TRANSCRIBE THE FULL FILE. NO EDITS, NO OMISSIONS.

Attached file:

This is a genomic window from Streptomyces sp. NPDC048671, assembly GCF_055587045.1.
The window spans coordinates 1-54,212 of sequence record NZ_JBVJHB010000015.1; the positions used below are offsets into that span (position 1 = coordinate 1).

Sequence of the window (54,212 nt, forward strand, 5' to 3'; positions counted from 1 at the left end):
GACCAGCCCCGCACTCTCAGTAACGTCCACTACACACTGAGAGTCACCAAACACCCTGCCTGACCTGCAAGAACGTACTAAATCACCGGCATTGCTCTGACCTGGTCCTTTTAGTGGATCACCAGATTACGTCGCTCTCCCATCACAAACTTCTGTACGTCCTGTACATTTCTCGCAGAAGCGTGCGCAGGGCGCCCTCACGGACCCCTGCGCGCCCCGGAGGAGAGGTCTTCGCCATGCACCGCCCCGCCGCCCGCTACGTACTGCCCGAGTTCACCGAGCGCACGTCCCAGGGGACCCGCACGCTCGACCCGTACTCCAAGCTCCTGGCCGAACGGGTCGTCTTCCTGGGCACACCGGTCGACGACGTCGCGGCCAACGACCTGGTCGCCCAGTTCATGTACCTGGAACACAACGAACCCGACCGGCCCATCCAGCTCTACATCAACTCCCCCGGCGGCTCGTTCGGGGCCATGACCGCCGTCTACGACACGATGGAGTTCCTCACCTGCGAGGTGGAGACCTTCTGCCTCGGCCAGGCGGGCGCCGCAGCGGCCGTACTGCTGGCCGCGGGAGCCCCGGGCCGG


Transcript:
This is a genomic window from Streptomyces sp. NPDC048671, assembly GCF_055587045.1.
The window spans coordinates 1-54,212 of sequence record NZ_JBVJHB010000015.1; the positions used below are offsets into that span (position 1 = coordinate 1).

Sequence of the window (54,212 nt, forward strand, 5' to 3'; positions counted from 1 at the left end):
GACCAGCCCCGCACTCTCAGTAACGTCCACTACACACTGAGAGTCACCAAACACCCTGCCTGACCTGCAAGAACGTACTAAATCACCGGCATTGCTCTGACCTGGTCCTTTTAGTGGATCACCAGATTACGTCGCTCTCCCATCACAAACTTCTGTACGTCCTGTACATTTCTCGCAGAAGCGTGCGCAGGGCGCCCTCACGGACCCCTGCGCGCCCCGGAGGAGAGGTCTTCGCCATGCACCGCCCCGCCGCCCGCTACGTACTGCCCGAGTTCACCGAGCGCACGTCCCAGGGGACCCGCACGCTCGACCCGTACTCCAAGCTCCTGGCCGAACGGGTCGTCTTCCTGGGCACACCGGTCGACGACGTCGCGGCCAACGACCTGGTCGCCCAGTTCATGTACCTGGAACACAACGAACCCGACCGGCCCATCCAGCTCTACATCAACTCCCCCGGCGGCTCGTTCGGGGCCATGACCGCCGTCTACGACACGATGGAGTTCCTCACCTGCGAGGTGGAGACCTTCTGCCTCGGCCAGGCGGGCGCCGCAGCGGCCGTACTGCTGGCCGCGGGAGCCCCGGGCCGG